NEW YORK, United States — He’s back.
Of course, it’s not that Marc Jacobs really ever went away, but in the years since his brand’s financial health has declined, his collections have become increasingly abstract. A spectacle to behold, perhaps, but not one to hold on to.
That was all turned upside tonight in a pitch-black Park Avenue Armory. The crowd was quite contained, and despite there being two showings, many of those who are typically invited were turned away. The seating, upgraded to stools with pillows rather than the bare folding chairs of recent seasons, hinted that something had changed.
Orchestra music thundered overhead, a single spotlight shining down on a single model dressed in a leopard-print cape coat, with a ruffled blouse and slim trousers peeking out from underneath. Actual, desirable clothes. Fanstastical, but not a fantasy. What came next were a series of exaggerated a-line house dresses and house coats in curtain florals and Sylvia Plath-era wool checks, worn with boots so roughed up the colour of the leather was worn off in some places. (You could almost see these ladies wandering around a corner market, shopping basket in hand, aimlessly reaching for a pint of milk.)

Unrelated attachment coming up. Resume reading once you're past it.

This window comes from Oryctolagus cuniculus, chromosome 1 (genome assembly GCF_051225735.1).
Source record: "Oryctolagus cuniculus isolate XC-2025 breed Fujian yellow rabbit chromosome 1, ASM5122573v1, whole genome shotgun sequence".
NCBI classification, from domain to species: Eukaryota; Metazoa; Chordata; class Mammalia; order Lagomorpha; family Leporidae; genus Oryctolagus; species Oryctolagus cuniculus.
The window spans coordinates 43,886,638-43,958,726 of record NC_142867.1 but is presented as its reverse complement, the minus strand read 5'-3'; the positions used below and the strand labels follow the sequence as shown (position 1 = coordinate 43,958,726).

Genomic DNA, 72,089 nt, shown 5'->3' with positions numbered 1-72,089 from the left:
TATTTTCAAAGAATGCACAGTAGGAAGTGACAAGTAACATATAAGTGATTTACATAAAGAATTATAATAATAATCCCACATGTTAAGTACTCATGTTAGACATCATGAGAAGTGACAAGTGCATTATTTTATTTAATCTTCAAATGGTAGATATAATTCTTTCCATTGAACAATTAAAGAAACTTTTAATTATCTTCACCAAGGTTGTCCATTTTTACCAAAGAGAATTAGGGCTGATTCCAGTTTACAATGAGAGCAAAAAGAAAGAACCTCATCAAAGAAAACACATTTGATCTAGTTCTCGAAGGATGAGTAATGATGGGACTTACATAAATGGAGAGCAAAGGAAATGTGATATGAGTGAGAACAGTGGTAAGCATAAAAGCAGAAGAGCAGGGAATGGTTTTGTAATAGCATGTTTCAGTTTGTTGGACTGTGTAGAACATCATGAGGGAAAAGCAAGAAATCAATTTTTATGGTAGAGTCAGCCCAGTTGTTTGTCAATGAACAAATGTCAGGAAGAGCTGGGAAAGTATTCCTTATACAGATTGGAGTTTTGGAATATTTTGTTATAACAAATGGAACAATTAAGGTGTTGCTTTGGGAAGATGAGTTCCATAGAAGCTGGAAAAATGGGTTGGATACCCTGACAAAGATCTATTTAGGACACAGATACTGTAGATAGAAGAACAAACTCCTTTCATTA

Soon, it was time for dreaming in a simple mint-green wool slip, or a glossed-over moiré gown, or a leopard-print top coat made of what looked like roughly-cut fur, with mounds of black feathers wrapped around the neck.
He used all the right models: Guinevere Van Seenus in curled duchess satin; Adut Akech, a queen in chartreuse; Christy Turlington as the black swan. There were ghosts of past collections, but little nostalgia. Instead, it was melancholy. And a feeling of gratefulness that you could see him, the person, in the clothes once again.
Some of the women wore fuzzy, girlish mohair beanies, others wore wool caps stabbed with feathers. Those became increasingly elaborate as the clothes scaled, with several covered entirely in plumes. The idiom “a feather in one’s cap” can be traced back to the tradition of warriors adding a feather in their headgear for every victory — or enemy slain. Perhaps Jacobs was killings his demons, one by one.